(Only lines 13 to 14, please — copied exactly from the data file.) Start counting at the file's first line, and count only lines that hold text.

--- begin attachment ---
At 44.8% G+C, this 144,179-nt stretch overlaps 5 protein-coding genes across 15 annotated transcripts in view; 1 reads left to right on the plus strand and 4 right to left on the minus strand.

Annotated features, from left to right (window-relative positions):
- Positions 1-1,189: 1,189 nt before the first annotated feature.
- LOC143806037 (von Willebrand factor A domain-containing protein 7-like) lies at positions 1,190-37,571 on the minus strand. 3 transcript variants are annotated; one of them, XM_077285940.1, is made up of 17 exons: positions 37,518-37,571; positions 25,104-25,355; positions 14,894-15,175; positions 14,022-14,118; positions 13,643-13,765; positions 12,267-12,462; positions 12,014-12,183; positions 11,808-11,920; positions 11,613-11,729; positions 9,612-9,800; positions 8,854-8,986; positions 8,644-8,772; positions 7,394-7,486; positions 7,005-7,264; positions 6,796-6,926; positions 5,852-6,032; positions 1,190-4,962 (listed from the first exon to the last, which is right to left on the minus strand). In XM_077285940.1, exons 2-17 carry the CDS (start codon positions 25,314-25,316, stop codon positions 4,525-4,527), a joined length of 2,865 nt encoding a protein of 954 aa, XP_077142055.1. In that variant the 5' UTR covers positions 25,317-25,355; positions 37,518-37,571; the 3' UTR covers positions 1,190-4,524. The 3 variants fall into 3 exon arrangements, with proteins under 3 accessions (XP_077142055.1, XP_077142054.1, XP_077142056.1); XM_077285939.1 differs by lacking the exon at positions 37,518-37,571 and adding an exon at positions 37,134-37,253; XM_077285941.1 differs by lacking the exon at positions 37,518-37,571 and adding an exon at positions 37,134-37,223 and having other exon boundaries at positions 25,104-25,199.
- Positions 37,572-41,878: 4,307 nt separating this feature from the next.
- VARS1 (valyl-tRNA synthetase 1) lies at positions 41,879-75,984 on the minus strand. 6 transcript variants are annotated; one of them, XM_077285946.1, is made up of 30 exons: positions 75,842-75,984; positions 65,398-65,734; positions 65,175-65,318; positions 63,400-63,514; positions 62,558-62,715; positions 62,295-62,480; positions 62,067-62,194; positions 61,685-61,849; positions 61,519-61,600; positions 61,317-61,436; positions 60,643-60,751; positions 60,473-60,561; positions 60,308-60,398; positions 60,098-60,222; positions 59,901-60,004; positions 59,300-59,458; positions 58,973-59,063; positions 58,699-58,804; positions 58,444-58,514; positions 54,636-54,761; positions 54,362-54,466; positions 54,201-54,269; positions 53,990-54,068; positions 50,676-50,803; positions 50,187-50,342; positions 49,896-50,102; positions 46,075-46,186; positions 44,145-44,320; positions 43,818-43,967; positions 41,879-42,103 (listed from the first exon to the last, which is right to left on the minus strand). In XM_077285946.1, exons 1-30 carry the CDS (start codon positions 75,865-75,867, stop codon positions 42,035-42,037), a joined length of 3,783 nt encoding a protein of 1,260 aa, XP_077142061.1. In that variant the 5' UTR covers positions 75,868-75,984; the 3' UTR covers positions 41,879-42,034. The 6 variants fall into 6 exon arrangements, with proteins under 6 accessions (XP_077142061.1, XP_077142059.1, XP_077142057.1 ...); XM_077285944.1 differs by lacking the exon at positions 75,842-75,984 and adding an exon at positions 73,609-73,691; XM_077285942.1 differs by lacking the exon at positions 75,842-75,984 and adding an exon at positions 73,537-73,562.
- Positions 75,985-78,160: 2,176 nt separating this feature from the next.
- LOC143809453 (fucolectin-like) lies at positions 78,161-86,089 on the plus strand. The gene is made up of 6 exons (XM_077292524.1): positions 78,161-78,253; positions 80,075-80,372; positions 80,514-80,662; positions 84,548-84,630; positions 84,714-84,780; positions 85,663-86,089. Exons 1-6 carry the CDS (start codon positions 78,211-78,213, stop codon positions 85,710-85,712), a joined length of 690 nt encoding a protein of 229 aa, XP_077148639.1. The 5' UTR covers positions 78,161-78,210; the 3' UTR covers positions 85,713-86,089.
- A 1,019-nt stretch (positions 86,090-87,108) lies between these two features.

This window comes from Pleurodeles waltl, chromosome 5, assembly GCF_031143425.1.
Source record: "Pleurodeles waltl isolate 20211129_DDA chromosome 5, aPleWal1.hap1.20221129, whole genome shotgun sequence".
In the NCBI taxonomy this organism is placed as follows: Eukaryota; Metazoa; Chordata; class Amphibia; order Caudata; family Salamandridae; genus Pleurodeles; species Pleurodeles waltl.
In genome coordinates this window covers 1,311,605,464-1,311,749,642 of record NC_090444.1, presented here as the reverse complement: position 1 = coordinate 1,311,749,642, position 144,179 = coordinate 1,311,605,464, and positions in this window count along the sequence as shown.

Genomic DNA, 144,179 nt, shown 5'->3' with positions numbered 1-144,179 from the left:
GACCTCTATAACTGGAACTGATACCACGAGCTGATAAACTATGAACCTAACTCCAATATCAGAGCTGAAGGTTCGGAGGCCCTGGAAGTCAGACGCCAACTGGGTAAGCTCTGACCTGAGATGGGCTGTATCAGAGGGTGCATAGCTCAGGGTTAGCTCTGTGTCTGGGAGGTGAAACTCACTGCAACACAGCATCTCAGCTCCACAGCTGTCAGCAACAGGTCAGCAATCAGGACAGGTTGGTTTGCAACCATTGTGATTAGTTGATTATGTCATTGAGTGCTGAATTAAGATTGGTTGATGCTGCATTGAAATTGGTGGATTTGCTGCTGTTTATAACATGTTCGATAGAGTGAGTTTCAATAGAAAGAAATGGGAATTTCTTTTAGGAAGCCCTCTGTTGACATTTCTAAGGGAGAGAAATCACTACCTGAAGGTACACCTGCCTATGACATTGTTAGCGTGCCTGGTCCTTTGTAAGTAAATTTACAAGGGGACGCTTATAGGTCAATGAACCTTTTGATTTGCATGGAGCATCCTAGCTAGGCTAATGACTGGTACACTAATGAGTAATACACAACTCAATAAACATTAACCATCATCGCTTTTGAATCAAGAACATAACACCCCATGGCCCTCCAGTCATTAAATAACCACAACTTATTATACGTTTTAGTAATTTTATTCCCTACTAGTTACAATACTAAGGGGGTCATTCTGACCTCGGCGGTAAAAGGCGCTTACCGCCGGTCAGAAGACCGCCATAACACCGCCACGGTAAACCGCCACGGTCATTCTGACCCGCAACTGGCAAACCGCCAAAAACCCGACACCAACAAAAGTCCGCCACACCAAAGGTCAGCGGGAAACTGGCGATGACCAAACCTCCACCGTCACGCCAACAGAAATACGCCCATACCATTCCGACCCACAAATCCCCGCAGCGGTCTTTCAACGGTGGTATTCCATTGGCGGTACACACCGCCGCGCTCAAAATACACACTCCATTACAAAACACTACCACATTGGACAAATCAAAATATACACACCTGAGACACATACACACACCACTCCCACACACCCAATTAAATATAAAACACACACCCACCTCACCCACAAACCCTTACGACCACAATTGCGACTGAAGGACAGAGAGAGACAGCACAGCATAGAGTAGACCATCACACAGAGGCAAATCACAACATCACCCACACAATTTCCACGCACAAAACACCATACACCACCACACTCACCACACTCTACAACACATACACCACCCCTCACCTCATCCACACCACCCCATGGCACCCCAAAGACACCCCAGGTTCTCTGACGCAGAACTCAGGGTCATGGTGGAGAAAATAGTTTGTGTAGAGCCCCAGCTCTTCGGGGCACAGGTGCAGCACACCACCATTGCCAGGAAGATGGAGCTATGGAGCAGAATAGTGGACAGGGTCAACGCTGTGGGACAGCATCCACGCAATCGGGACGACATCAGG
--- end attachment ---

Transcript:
In genome coordinates this window covers 1,311,605,464-1,311,749,642 of record NC_090444.1, presented here as the reverse complement: position 1 = coordinate 1,311,749,642, position 144,179 = coordinate 1,311,605,464, and positions in this window count along the sequence as shown.

Genomic DNA, 144,179 nt, shown 5'->3' with positions numbered 1-144,179 from the left: